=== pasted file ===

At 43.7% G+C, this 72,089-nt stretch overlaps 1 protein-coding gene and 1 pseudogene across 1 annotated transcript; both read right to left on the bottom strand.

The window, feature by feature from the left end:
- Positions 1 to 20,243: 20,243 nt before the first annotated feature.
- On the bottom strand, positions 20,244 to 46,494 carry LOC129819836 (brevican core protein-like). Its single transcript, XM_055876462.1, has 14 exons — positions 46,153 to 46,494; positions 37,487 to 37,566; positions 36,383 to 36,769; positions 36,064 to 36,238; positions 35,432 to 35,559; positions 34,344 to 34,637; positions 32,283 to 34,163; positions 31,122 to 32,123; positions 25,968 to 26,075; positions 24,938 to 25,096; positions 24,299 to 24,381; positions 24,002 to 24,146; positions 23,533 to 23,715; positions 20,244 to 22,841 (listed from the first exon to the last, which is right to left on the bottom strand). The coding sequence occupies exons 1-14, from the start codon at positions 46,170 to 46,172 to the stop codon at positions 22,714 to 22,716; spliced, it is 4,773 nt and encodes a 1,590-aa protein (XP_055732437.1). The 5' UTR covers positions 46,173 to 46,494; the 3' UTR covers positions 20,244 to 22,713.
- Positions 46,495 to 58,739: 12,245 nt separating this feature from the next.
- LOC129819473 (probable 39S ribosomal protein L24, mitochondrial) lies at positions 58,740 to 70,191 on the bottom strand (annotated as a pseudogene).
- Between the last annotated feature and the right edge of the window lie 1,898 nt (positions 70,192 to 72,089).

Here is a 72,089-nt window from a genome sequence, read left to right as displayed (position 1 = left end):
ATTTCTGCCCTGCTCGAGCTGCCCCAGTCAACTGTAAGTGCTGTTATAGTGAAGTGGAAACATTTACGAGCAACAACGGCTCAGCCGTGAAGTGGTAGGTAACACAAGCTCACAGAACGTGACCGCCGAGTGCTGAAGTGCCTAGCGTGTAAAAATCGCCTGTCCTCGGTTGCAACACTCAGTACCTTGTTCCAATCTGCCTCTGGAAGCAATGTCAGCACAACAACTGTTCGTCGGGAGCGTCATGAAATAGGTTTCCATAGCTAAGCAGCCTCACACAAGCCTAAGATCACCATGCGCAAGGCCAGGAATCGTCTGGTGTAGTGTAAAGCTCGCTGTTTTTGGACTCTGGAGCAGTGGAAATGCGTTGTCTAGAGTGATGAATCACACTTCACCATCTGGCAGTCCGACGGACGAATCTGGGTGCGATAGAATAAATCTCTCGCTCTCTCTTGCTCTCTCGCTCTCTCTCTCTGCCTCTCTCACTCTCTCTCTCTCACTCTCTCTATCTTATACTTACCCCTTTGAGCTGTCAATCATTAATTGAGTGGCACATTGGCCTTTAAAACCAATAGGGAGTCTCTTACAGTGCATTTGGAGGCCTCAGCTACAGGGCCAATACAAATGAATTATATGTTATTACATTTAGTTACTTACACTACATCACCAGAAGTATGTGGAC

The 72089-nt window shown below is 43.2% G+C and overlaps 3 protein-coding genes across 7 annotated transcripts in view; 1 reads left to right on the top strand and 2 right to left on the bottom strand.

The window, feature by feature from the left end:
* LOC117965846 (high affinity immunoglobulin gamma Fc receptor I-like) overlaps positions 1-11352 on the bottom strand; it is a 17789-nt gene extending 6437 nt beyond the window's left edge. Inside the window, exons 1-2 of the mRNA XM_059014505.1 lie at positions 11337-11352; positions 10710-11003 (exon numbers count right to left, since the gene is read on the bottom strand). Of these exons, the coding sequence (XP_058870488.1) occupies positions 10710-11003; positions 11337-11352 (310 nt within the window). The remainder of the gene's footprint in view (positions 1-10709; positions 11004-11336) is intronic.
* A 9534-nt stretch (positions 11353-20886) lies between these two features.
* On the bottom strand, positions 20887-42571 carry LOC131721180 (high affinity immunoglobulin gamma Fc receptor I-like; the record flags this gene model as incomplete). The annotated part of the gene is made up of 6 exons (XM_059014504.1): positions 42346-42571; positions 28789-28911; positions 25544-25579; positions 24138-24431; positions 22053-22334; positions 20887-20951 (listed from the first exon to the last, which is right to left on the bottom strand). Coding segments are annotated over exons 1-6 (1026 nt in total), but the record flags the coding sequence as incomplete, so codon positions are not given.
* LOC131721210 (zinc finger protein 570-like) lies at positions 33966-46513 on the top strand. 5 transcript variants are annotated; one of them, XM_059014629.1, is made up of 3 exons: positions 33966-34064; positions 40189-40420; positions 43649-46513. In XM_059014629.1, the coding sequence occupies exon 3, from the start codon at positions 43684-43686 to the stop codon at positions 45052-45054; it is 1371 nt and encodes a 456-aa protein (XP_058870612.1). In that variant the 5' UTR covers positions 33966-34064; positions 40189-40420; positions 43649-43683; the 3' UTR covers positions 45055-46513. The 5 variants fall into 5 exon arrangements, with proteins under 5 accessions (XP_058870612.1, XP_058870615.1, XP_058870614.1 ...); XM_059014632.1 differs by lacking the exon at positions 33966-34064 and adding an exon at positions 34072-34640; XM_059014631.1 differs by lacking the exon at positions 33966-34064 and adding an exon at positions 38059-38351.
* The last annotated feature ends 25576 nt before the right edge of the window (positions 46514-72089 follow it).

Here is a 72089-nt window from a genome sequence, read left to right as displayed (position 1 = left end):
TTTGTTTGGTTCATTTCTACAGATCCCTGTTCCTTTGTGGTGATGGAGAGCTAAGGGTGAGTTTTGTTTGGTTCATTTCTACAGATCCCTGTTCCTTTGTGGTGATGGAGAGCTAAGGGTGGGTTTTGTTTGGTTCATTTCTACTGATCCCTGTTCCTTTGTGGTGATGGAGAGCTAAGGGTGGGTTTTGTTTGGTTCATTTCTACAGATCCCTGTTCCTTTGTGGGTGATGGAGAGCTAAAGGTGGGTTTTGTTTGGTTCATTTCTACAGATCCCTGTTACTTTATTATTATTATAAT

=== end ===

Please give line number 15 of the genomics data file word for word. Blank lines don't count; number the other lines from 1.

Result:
* LOC131721210 (zinc finger protein 570-like) lies at positions 33966-46513 on the top strand. 5 transcript variants are annotated; one of them, XM_059014629.1, is made up of 3 exons: positions 33966-34064; positions 40189-40420; positions 43649-46513. In XM_059014629.1, the coding sequence occupies exon 3, from the start codon at positions 43684-43686 to the stop codon at positions 45052-45054; it is 1371 nt and encodes a 456-aa protein (XP_058870612.1). In that variant the 5' UTR covers positions 33966-34064; positions 40189-40420; positions 43649-43683; the 3' UTR covers positions 45055-46513. The 5 variants fall into 5 exon arrangements, with proteins under 5 accessions (XP_058870612.1, XP_058870615.1, XP_058870614.1 ...); XM_059014632.1 differs by lacking the exon at positions 33966-34064 and adding an exon at positions 34072-34640; XM_059014631.1 differs by lacking the exon at positions 33966-34064 and adding an exon at positions 38059-38351.